ONE OF THE few mainstream chocolates that is safe for Sidney to eat is Cadbury’s Buttons. This is fantastic because:
* they are kiddie-friendly
* they come in teeny packs so it’s easy to limit the amount he shovels in
* they are available everywhere so it’s the perfect party bag sweet to suggest to friends
* they are available everywhere so it’s the perfect treat for family to buy
* they are available everywhere so if we find ourselves in a situation where we’re out with friends and every kid is having an ice cream, or a cake, or something Sidney can’t have, it’s easy to track down a packet of Buttons for him to enjoy
* they are brilliantly versatile for cake toppings, biscuit decorations, etc
So imagine the panic when a new ingredients listing turned up on selected packets of Buttons a little while ago: shea.
You’ve no doubt seen shea listed in hand creams and body lotions and not given much thought to what it might be. I had no idea. Turns out it’s a West African tree nut.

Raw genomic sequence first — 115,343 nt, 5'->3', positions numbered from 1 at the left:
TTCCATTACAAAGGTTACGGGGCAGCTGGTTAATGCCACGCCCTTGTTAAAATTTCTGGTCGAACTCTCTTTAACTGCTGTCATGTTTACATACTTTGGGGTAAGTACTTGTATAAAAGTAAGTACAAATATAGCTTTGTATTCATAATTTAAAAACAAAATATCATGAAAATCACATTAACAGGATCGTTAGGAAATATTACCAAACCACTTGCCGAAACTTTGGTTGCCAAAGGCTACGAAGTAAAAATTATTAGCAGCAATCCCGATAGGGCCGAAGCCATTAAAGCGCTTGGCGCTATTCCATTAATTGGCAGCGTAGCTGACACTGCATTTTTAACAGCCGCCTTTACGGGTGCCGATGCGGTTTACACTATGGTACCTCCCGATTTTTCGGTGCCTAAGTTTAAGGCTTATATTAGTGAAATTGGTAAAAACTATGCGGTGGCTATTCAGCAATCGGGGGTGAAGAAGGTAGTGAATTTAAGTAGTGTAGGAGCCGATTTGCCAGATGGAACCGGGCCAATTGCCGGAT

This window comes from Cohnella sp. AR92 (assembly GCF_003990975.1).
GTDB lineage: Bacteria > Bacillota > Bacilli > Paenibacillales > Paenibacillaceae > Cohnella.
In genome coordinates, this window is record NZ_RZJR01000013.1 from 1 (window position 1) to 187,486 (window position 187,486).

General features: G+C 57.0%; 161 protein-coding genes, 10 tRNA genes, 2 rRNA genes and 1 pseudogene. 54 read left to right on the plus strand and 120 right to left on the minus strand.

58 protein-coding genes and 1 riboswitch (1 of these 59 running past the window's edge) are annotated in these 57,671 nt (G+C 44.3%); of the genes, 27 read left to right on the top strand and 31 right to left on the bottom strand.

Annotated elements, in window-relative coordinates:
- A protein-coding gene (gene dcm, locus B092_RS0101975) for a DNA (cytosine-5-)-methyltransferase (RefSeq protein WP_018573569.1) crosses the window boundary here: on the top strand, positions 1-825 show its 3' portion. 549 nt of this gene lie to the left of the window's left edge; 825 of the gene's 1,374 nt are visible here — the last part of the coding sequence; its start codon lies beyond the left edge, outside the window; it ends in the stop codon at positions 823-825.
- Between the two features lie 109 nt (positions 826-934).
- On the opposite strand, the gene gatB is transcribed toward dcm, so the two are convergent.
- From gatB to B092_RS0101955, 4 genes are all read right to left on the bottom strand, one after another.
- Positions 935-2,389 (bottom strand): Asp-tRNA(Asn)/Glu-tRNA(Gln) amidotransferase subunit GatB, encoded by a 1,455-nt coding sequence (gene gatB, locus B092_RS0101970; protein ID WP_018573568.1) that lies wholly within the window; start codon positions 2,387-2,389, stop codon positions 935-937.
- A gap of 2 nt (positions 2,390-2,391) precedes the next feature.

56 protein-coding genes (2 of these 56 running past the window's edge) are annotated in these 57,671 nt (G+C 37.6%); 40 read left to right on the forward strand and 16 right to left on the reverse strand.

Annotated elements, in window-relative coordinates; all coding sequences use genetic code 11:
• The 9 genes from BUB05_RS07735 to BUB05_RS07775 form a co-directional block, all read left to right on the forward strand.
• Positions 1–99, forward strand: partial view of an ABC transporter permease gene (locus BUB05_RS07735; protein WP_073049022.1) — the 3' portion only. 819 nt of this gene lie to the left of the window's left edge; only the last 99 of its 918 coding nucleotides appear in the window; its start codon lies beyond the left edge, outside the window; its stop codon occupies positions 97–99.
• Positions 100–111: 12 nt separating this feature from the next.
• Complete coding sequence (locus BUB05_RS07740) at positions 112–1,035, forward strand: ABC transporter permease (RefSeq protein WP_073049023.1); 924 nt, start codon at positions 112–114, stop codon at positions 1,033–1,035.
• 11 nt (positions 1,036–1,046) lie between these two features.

In fact, chocolate manufacturers – including Cadbury – have been using shea as an ingredient for years. It has just now, under EU law, become compulsory for them to list the constituent parts of the vegetable fats they use. Some packs still bear the old labels, but soon all foods that contain shea will have to declare it along with other fats. So no change of ingredients, thankfully. Meanwhile, allergic reaction to shea nut is highly unlikely and it is not necessary to list shea as an allergen. See here and here for more.
Caution should still be exercised when using shea skin products as there is some suggestion that contact with broken skin may cause sensitisation ( i.e. provoke allergy).
But buttons are good to go.
2 thoughts on “Shea panic”
In the US, it’s considered a tree nut in food labelling, I believe … But you’re right: no apparent allergenic potential.
Interesting re: the new law requiring the vegetable oils to be declared. At a talk at Food Matters Live a speaker said that ‘vegetable oil’ can be a way of ‘hiding’ ‘palm oil’ in foods – is that to be changed too, do you know?
Hi Alex – yes I believe so – see here: http://www.reuters.com/article/2013/03/05/palmoil-labelling-idUSL6N0BWI7W20130305 x